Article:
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Lecture 11

Child and Youth Development - Lecture Eleven.docx

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Department
Child and Youth Studies
Course
CHYS 2P10
Professor
Anthony Volk
Semester
Winter

Description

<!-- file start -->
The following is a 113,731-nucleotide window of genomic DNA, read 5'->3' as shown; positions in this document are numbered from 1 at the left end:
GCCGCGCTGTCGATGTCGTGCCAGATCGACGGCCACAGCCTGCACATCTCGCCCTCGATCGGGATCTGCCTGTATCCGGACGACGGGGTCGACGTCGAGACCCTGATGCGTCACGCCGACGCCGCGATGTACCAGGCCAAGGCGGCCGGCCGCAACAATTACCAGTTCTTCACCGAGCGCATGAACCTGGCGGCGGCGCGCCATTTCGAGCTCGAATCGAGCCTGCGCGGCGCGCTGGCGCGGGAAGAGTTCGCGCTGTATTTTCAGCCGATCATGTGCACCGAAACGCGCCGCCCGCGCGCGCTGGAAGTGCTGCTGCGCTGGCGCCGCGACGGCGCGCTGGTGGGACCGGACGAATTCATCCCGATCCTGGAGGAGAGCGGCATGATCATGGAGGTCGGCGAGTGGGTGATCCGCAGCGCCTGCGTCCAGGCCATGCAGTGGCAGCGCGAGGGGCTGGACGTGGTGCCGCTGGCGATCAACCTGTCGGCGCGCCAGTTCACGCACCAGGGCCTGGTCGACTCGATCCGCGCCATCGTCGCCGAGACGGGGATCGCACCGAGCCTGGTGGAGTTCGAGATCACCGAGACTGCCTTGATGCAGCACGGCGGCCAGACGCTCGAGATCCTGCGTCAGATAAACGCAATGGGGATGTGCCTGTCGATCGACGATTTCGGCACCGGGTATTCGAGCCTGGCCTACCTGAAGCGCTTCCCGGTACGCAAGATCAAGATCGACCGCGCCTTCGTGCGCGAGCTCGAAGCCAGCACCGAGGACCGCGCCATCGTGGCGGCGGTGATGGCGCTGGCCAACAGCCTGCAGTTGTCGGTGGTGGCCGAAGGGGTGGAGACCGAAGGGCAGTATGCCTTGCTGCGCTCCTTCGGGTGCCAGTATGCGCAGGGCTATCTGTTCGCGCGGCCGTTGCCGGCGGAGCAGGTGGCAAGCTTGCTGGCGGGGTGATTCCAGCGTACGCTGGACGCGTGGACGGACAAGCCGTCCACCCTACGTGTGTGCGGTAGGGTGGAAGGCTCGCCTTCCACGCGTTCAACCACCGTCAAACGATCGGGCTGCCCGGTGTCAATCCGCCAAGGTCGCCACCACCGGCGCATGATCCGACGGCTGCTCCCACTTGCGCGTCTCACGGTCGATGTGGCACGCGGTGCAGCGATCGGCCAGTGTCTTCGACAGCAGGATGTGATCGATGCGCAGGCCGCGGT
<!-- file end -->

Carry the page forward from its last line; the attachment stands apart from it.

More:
CHYS 2P10 1 1 April 2013 Child and Youth Development: Lecture Eleven Peers Continued  Peers are two or more people who are socially equal and operate at similar levels of behavioural complexity  Peer contact increases over the course of childhood while adult contact decreases  See figure 14.4 average conformity scores for antisocial behaviour by age  Conformity more likely to occur around age 14 then at older ages  Children move away from parents toward peers, and then move away from peers toward the individual  Peek in adolescence that shows when peers are most important Peer Benefits  Peers increase sociability, the willingness to interact with others and seek their attention/approval  Development of sociability begins slowly, then increases during the early years of development Sociability  Sociability in the preschool years 1. Nonsocial activity (playing by themselves) 2. Onlooker play (watching what the other child is doing but not interacting) 3. Parallel play (children playing beside each other – recall egocentric interaction) 4. Associative play 5. Cooperative play (children can fully cooperate in play) Sociability  Peer interactions continue through middle childhood and adolescence  Games with rules help children regulate themselves and adapt to the social guidelines  Peer groups emerge  Cliques are groups define by a difficult to join or leave (become isolated)  Adolescent cliques and crowds begin around ages 12-14 Parental Influence on Peer Contacts  Neighborhood of residence (are peer interactions high or low?)  Daycare or playmate choices  Direct versus indirect supervision of preschoolers  Good for children to try and sort problems out themselves and intervene only when the children cannot do so 
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